Beyond a Holiday: The Significance of Juneteenth for the Staffing Industry 

Beyond a Holiday: The Significance of Juneteenth for the Staffing Industry 

Table of Contents

  • Hannah
  • June 19, 2023

According to a study by McKinsey, Black workers are still underrepresented in the highest-paying industries and are overrepresented in less-paying jobs. ¹

There’s still so much we can do to improve the employment opportunities for the 20.6 million of them in the workforce, starting by celebrating their freedom on Juneteenth and giving them a voice. Here’s how you can celebrate African American employees on-site and virtually this Juneteenth.

Juneteenth’s History and Relevance 

Juneteenth is a remembrance of the day federal troops arrived in Galveston, Texas in 1865. They took control of the state and made sure that all enslaved people were freed. This event happened two and a half years after the Emancipation Proclamation was issued by President Abraham Lincoln on January 1, 1863.

The holiday celebrates and honors the end of slavery across the United States. It is considered the longest-running holiday for Black people. It was only officially declared a federal holiday on June 17, 2021. ²

Without Juneteenth, our talent pools wouldn’t be as diverse as they are today. There would be less creativity in our business solutions with the absence of Black employees and leaders, and no one would be pursuing equality in the workplace. Juneteenth has given Black people the voice and power to participate in society as much as other people.


Celebrating Juneteenth at Work 

Discovering and sharing meaningful ways to celebrate this special day can improve the bond among your team members and advance your company’s efforts in diversity, equity, and inclusion (DEI). Here are some ways you can celebrate them.


Celebrate Juneteenth on-site 


1. Share traditional Juneteenth food through a potluck.

One way to learn about Black culture is through food. Encourage your team members to cook dishes they can share with the team, or to order food from Black-owned shops.

Some of the traditional dishes you can try are sweet potato pie, black-eyed peas, and collard greens. Ask each participant to share briefly why they chose the dish they brought. You may discover from your Black teammates that some of the recipes were handed down from generation to generation in their families.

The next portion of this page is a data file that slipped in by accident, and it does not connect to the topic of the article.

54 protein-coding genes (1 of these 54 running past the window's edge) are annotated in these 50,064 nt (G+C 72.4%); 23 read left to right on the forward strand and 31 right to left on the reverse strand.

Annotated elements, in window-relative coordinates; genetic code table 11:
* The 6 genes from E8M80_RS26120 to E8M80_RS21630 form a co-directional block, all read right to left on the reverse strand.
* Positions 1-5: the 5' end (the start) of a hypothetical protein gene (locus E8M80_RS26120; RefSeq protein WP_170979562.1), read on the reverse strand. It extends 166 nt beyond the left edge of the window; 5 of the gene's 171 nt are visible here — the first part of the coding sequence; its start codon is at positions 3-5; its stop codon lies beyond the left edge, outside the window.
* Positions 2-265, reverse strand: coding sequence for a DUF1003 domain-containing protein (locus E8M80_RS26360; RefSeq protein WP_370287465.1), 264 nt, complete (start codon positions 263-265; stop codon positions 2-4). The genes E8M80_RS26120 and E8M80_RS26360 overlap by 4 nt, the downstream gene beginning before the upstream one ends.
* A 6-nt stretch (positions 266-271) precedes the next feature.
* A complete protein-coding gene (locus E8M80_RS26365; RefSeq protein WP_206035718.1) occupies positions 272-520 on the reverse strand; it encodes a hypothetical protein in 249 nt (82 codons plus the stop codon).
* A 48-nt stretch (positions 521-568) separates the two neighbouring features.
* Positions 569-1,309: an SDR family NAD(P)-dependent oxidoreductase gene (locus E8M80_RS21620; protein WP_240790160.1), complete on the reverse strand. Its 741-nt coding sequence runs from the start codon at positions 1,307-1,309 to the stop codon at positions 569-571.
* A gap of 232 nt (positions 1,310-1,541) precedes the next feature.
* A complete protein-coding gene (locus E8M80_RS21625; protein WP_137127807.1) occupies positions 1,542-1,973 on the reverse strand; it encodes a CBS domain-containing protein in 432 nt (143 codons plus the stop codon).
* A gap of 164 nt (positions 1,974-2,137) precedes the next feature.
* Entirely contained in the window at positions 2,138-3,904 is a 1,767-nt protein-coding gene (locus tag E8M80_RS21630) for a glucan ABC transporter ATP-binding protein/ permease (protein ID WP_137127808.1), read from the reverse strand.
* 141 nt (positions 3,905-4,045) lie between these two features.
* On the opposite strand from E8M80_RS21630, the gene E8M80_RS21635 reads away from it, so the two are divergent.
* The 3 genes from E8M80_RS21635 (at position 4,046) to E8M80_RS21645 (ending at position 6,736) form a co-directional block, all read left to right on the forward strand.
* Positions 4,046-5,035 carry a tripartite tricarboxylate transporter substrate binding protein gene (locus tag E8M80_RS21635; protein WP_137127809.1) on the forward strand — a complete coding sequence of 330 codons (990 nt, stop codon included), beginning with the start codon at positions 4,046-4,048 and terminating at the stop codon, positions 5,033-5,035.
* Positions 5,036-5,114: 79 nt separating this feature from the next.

2. Volunteer at charity events as a team.

Make an impact as a team by volunteering at charity events that help Black people and other people of color. By doing this, your team will learn about the unique backgrounds outside of their lifestyles and may feel humbled to do better to others.

If there aren’t any volunteer events around you during this time, try working with a non-governmental organization (NGO) that focuses on helping Black communities. Gather goods to donate as a team and ask the NGO to help you deliver them to specific groups.


3. Take a field trip to a museum or historical site.

A great way to learn about Black history is through viewing it. Visit a Black-themed museum or historical site for a work field trip. This will give your team a better idea of what happened to Black people back then and how their situation has changed today.

Ask one of your Black teammates to compare the stories of the community today to the harsh historical events before. See how you can all work together to improve things starting in the office. Discuss actionable steps among yourselves after your team’s tour.


4. Encourage employees to tell their stories in front of everyone.

The best way to celebrate the Black people in our lives is to hear their stories straight from their mouths. Organize a simple lunch in the office where your Black members can share their stories.

Learn from their struggles and their successes. You may let them choose their topics. Some can talk about parenting, leading in the office, or job-specific topics such as engineering for Black people.

Whichever they choose, provide a large space in the office where everyone can listen over food. Make the setting casual so that each person who talks can comfortably share their unique stories with everyone.


5. Support Black-owned businesses for your game prizes.

You know you plan to play, but how about carefully planning out your prizes for the games? Support businesses owned by Black people by purchasing items from them. In doing this, you can help them reach a broader audience through your employees.